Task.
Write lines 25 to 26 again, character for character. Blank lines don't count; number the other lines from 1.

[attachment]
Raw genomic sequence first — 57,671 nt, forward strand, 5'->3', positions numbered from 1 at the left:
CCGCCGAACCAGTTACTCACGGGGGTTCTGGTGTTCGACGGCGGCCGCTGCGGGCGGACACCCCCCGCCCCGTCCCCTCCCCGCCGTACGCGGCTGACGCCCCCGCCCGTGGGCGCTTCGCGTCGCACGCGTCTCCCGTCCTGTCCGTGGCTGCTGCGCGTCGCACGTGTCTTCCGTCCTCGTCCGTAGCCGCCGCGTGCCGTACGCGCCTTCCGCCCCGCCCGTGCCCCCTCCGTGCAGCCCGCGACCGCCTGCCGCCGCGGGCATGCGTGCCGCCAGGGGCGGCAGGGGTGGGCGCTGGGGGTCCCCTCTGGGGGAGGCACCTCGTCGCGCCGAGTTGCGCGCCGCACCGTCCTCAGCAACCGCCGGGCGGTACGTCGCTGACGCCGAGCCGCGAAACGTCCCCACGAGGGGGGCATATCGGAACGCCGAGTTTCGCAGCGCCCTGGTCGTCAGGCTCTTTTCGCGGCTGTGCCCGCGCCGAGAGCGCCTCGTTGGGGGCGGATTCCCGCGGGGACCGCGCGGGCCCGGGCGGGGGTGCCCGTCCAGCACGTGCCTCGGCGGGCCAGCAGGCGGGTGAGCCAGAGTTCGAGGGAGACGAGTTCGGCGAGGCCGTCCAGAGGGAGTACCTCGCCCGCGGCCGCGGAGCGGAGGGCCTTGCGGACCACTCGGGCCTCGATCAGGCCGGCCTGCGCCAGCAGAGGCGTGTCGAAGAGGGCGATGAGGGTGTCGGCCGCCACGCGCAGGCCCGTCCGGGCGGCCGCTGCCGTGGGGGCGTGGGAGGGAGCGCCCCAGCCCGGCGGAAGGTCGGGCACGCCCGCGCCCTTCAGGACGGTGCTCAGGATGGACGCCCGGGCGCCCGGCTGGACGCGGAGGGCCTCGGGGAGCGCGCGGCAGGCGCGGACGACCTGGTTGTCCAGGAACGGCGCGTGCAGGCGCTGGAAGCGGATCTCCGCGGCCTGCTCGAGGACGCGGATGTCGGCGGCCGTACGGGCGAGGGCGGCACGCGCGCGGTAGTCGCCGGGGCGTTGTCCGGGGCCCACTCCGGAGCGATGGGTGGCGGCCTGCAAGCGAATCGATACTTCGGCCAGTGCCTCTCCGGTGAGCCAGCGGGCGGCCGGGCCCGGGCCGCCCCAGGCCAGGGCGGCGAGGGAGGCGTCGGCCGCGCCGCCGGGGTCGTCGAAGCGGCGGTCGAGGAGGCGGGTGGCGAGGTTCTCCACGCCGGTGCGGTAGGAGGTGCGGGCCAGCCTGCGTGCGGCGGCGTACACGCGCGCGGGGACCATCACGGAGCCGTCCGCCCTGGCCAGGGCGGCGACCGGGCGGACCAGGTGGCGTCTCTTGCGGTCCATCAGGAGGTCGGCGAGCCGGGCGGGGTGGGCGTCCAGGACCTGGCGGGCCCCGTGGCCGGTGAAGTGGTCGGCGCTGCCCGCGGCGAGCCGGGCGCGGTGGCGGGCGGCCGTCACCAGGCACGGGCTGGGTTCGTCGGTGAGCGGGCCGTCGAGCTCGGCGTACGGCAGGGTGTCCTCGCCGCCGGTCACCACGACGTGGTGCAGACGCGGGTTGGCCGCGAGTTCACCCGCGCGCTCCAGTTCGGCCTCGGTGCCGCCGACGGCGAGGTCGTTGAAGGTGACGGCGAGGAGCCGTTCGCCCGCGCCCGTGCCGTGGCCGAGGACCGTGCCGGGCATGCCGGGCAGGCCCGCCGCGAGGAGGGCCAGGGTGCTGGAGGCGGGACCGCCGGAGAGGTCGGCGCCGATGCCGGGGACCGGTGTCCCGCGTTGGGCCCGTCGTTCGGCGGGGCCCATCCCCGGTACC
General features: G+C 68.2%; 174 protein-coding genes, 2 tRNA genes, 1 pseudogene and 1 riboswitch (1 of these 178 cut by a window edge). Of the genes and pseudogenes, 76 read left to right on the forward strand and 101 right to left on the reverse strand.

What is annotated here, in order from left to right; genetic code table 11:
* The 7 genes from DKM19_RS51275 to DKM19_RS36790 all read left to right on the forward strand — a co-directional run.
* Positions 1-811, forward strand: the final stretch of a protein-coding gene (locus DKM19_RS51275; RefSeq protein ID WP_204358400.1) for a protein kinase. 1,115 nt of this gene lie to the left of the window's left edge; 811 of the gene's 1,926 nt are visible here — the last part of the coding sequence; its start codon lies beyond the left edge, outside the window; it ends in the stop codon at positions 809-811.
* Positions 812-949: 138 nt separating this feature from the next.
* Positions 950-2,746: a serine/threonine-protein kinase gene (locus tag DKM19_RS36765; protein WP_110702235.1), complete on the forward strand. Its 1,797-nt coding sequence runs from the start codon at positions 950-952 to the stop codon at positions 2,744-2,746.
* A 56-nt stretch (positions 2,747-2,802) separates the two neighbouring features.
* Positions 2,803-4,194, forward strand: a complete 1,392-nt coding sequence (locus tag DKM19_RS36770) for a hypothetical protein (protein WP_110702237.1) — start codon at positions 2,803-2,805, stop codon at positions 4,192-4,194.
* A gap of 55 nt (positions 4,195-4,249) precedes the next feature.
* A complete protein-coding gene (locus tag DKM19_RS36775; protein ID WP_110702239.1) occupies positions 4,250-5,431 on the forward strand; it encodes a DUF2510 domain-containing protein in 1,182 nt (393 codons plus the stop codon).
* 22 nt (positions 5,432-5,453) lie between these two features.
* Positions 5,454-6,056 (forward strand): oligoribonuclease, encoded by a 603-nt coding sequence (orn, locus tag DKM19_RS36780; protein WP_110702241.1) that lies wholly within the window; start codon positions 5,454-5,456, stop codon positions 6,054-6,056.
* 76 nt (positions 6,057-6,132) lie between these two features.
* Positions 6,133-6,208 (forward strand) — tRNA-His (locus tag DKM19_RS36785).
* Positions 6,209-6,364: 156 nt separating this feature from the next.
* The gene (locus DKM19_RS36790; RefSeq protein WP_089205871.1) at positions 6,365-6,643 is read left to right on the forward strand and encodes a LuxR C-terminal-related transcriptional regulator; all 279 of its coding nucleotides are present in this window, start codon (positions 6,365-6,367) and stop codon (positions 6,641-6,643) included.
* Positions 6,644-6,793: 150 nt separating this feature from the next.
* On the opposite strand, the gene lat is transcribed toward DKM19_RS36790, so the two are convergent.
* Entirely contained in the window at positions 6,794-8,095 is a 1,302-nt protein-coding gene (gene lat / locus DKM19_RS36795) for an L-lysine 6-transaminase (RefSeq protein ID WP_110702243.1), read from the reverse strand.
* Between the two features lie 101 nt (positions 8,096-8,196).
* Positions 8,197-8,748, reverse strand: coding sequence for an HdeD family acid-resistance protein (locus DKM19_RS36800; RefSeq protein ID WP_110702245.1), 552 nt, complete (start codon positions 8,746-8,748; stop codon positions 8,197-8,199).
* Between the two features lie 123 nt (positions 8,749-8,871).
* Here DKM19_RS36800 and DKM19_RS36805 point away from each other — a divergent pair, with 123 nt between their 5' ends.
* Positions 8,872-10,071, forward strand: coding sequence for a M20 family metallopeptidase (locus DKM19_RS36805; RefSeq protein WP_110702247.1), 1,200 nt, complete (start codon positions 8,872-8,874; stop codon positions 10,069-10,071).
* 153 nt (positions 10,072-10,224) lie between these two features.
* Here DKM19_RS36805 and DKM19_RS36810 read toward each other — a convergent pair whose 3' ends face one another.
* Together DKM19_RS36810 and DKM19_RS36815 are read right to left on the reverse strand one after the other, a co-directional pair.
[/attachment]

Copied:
* Here DKM19_RS36800 and DKM19_RS36805 point away from each other — a divergent pair, with 123 nt between their 5' ends.
* Positions 8,872-10,071, forward strand: coding sequence for a M20 family metallopeptidase (locus DKM19_RS36805; RefSeq protein WP_110702247.1), 1,200 nt, complete (start codon positions 8,872-8,874; stop codon positions 10,069-10,071).